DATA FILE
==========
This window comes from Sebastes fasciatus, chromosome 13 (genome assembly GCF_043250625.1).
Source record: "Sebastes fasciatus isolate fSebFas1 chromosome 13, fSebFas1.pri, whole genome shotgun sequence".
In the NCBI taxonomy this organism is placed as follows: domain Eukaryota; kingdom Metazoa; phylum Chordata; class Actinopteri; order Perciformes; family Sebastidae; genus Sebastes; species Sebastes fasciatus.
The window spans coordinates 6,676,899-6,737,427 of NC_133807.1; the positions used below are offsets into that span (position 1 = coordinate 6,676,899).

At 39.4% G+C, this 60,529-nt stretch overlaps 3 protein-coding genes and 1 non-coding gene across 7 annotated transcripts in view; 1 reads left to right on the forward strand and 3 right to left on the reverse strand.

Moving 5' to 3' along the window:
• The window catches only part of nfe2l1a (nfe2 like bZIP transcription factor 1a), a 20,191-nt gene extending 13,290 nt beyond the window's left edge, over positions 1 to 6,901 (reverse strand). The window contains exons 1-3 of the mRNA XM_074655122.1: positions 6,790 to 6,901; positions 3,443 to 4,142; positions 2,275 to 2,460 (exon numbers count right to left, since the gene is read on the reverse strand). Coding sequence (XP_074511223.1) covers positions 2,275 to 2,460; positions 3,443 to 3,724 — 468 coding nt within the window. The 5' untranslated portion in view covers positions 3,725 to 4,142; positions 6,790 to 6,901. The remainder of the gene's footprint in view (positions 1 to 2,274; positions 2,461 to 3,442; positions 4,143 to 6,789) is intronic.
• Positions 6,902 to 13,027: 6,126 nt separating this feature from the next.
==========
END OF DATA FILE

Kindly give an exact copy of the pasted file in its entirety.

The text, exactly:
This window comes from Sebastes fasciatus, chromosome 13 (genome assembly GCF_043250625.1).
Source record: "Sebastes fasciatus isolate fSebFas1 chromosome 13, fSebFas1.pri, whole genome shotgun sequence".
In the NCBI taxonomy this organism is placed as follows: domain Eukaryota; kingdom Metazoa; phylum Chordata; class Actinopteri; order Perciformes; family Sebastidae; genus Sebastes; species Sebastes fasciatus.
The window spans coordinates 6,676,899-6,737,427 of NC_133807.1; the positions used below are offsets into that span (position 1 = coordinate 6,676,899).

At 39.4% G+C, this 60,529-nt stretch overlaps 3 protein-coding genes and 1 non-coding gene across 7 annotated transcripts in view; 1 reads left to right on the forward strand and 3 right to left on the reverse strand.

Moving 5' to 3' along the window:
• The window catches only part of nfe2l1a (nfe2 like bZIP transcription factor 1a), a 20,191-nt gene extending 13,290 nt beyond the window's left edge, over positions 1 to 6,901 (reverse strand). The window contains exons 1-3 of the mRNA XM_074655122.1: positions 6,790 to 6,901; positions 3,443 to 4,142; positions 2,275 to 2,460 (exon numbers count right to left, since the gene is read on the reverse strand). Coding sequence (XP_074511223.1) covers positions 2,275 to 2,460; positions 3,443 to 3,724 — 468 coding nt within the window. The 5' untranslated portion in view covers positions 3,725 to 4,142; positions 6,790 to 6,901. The remainder of the gene's footprint in view (positions 1 to 2,274; positions 2,461 to 3,442; positions 4,143 to 6,789) is intronic.
• Positions 6,902 to 13,027: 6,126 nt separating this feature from the next.